On Thursday, December 14, New York and New Jersey committed $1.75 billion and $1.9 billion, respectively, to fund a new rail tunnel underneath New York’s Hudson River, part of an urgent program to expand and renovate Amtrak’s aging and heavily traveled Northeast Corridor line.
The announcement by New York Governor Andrew Cuomo and outgoing New Jersey Governor Chris Christie resolves questions about how the states would fulfill a promise to provide half of the funds toward the $12.7 billion Gateway Hudson Tunnel Project, among the country’s largest infrastructure programs.
New York said it would raise its portion through bond offerings while New Jersey would hike charges on NJ Transit rail passenger trips across the Hudson.
The Port Authority of New York and New Jersey will commit an additional $1.9 billion, the states said in a joint statement.
The project calls for the construction of a new train tunnel and the repair of national rail company Amtrak’s existing, century-old line between New York City and Newark, New Jersey, which officials have said could become unusable within the next decade.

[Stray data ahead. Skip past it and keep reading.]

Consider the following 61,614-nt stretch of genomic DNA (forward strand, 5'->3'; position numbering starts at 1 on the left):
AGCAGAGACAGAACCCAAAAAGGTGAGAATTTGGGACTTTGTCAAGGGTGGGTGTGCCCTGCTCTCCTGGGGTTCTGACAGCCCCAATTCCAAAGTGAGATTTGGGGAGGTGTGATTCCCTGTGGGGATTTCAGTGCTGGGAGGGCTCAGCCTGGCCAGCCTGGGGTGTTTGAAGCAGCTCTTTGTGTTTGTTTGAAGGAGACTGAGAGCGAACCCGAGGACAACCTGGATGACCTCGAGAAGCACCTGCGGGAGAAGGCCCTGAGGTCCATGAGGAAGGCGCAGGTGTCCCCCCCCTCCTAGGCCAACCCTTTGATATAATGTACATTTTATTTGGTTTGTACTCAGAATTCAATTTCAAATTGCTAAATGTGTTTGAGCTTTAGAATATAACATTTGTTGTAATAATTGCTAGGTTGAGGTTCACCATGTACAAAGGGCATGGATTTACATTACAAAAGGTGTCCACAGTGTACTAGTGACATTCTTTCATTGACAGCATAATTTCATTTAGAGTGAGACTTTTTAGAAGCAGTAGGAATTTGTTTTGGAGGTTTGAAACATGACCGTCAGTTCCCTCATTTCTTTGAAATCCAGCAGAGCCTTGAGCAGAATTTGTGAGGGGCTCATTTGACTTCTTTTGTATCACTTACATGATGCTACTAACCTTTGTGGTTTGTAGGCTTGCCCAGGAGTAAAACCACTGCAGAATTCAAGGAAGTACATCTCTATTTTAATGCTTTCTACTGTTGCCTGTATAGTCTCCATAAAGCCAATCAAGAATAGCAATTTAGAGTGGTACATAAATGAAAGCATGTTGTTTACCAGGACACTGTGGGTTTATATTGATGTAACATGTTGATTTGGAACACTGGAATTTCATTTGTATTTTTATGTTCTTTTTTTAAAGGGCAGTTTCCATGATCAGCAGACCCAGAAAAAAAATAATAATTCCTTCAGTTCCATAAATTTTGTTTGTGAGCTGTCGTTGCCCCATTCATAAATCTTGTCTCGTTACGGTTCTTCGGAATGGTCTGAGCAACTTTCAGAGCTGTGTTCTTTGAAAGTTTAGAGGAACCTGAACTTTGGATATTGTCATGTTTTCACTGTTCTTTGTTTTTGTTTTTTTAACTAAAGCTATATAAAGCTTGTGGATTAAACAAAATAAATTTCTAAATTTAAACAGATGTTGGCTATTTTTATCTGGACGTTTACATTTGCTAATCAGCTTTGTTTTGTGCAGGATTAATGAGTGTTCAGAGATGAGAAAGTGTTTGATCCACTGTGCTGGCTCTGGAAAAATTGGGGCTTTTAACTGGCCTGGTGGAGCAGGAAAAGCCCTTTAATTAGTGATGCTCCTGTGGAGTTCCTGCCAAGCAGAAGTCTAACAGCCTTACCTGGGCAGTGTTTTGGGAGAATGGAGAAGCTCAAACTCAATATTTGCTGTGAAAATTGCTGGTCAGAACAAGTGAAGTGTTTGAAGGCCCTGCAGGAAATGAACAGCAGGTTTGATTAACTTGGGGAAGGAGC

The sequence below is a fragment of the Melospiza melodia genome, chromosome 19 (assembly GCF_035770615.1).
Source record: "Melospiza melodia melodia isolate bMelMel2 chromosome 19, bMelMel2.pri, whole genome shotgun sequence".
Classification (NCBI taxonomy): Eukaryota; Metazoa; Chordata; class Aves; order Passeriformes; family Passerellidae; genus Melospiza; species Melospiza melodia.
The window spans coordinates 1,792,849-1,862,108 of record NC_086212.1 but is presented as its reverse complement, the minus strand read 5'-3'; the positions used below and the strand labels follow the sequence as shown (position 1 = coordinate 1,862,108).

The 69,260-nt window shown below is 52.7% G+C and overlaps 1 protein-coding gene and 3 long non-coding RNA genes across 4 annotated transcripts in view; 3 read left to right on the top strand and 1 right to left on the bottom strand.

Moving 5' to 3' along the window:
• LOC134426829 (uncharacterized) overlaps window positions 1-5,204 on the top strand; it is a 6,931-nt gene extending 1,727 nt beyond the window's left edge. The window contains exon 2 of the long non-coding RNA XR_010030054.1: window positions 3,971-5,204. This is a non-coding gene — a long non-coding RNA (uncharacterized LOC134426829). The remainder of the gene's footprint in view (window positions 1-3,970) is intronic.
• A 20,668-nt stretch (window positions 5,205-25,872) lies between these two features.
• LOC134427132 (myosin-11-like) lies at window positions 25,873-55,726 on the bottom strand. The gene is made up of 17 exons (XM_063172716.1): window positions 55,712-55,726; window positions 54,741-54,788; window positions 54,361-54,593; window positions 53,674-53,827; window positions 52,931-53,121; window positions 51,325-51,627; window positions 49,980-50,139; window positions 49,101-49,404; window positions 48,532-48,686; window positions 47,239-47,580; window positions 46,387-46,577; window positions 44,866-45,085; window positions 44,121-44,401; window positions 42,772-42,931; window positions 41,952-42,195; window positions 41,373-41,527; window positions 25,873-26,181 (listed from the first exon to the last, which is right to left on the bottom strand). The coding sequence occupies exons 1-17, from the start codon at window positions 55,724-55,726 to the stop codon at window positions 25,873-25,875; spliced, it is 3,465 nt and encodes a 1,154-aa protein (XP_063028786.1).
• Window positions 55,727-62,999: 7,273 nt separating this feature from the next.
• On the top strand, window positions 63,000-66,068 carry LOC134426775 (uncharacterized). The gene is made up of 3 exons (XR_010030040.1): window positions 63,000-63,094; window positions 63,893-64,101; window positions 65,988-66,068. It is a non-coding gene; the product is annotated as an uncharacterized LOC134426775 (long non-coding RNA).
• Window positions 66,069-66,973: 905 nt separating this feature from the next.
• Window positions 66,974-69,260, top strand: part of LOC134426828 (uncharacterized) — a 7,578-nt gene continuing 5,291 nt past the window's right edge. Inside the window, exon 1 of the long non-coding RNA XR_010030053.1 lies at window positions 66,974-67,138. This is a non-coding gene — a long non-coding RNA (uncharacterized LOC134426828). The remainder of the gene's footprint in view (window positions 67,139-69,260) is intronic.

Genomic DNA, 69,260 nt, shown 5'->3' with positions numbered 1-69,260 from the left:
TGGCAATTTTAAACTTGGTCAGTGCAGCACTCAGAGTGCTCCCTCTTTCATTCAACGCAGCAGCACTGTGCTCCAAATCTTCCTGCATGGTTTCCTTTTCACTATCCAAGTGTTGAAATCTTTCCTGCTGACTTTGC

New York said it would propose an appropriation in its annual executive budget for 35 years to pay debt service on a $1.75 billion fixed-interest loan to the Gateway Program Development Corporation (GDC), according to a Dec. 13 letter from the state to the GDC and the U.S. Department of Transportation.
“The State expects to recoup its debt service costs from the new infrastructure revenues and offsets,” according the letter posted on the New York State government’s website.
In its own letter to the GDC, NJ Transit, the state’s public transportation corporation, said it would increase charges on NJ Transit rail passenger trips across the Hudson to $1.70 in 2028 and $2.20 in 2038 from $.90 beginning in 2020.
The states’ contributions will total half of the project costs, while the federal government will pay the other half, as decided under a framework agreement in 2015, the statement said.
“The Hudson Tunnel Project is critical to the regional and national economy and protects against a potentially disastrous scenario of a closure of one of the two tubes of the existing North River Tunnel,” Christie said in a statement.
Christie, citing potential cost overruns, previously canceled a $8.7 billion tunnel project in 2010.